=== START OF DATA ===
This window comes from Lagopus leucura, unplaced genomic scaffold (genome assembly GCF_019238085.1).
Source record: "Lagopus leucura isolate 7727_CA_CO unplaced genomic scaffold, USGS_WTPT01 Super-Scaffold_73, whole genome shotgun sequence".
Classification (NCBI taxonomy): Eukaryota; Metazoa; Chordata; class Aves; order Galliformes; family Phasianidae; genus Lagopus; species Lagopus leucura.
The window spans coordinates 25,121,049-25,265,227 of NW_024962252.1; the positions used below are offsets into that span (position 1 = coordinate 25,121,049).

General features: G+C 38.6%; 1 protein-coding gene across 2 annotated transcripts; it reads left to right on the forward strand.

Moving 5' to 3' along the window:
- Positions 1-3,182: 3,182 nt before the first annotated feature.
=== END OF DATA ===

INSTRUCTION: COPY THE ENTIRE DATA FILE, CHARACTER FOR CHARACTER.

This window comes from Lagopus leucura, unplaced genomic scaffold (genome assembly GCF_019238085.1).
Source record: "Lagopus leucura isolate 7727_CA_CO unplaced genomic scaffold, USGS_WTPT01 Super-Scaffold_73, whole genome shotgun sequence".
Classification (NCBI taxonomy): Eukaryota; Metazoa; Chordata; class Aves; order Galliformes; family Phasianidae; genus Lagopus; species Lagopus leucura.
The window spans coordinates 25,121,049-25,265,227 of NW_024962252.1; the positions used below are offsets into that span (position 1 = coordinate 25,121,049).

General features: G+C 38.6%; 1 protein-coding gene across 2 annotated transcripts; it reads left to right on the forward strand.

Moving 5' to 3' along the window:
- Positions 1-3,182: 3,182 nt before the first annotated feature.